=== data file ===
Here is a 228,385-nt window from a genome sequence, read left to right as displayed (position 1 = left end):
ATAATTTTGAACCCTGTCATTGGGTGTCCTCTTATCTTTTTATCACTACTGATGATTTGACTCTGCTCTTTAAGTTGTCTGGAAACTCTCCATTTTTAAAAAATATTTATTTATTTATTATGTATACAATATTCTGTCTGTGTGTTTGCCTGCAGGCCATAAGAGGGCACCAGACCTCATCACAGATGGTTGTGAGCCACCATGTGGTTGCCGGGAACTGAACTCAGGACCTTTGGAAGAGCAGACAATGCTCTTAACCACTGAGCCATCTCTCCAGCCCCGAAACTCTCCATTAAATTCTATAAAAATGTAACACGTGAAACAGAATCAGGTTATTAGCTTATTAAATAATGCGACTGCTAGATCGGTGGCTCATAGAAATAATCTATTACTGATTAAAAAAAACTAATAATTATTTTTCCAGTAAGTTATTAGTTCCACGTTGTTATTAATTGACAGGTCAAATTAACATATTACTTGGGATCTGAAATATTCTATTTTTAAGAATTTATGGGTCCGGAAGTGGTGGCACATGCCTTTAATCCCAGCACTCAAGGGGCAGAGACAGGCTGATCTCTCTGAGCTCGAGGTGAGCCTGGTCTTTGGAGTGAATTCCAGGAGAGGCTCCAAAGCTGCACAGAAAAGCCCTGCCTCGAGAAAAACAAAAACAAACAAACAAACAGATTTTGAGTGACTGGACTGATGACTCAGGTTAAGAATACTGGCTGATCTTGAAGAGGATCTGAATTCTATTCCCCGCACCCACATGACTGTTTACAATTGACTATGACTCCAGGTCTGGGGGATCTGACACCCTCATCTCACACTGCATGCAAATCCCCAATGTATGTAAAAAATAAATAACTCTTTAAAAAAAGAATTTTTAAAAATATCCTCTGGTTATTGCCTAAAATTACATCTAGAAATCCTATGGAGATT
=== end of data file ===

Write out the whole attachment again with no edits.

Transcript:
Here is a 228,385-nt window from a genome sequence, read left to right as displayed (position 1 = left end):
ATAATTTTGAACCCTGTCATTGGGTGTCCTCTTATCTTTTTATCACTACTGATGATTTGACTCTGCTCTTTAAGTTGTCTGGAAACTCTCCATTTTTAAAAAATATTTATTTATTTATTATGTATACAATATTCTGTCTGTGTGTTTGCCTGCAGGCCATAAGAGGGCACCAGACCTCATCACAGATGGTTGTGAGCCACCATGTGGTTGCCGGGAACTGAACTCAGGACCTTTGGAAGAGCAGACAATGCTCTTAACCACTGAGCCATCTCTCCAGCCCCGAAACTCTCCATTAAATTCTATAAAAATGTAACACGTGAAACAGAATCAGGTTATTAGCTTATTAAATAATGCGACTGCTAGATCGGTGGCTCATAGAAATAATCTATTACTGATTAAAAAAAACTAATAATTATTTTTCCAGTAAGTTATTAGTTCCACGTTGTTATTAATTGACAGGTCAAATTAACATATTACTTGGGATCTGAAATATTCTATTTTTAAGAATTTATGGGTCCGGAAGTGGTGGCACATGCCTTTAATCCCAGCACTCAAGGGGCAGAGACAGGCTGATCTCTCTGAGCTCGAGGTGAGCCTGGTCTTTGGAGTGAATTCCAGGAGAGGCTCCAAAGCTGCACAGAAAAGCCCTGCCTCGAGAAAAACAAAAACAAACAAACAAACAGATTTTGAGTGACTGGACTGATGACTCAGGTTAAGAATACTGGCTGATCTTGAAGAGGATCTGAATTCTATTCCCCGCACCCACATGACTGTTTACAATTGACTATGACTCCAGGTCTGGGGGATCTGACACCCTCATCTCACACTGCATGCAAATCCCCAATGTATGTAAAAAATAAATAACTCTTTAAAAAAAGAATTTTTAAAAATATCCTCTGGTTATTGCCTAAAATTACATCTAGAAATCCTATGGAGATT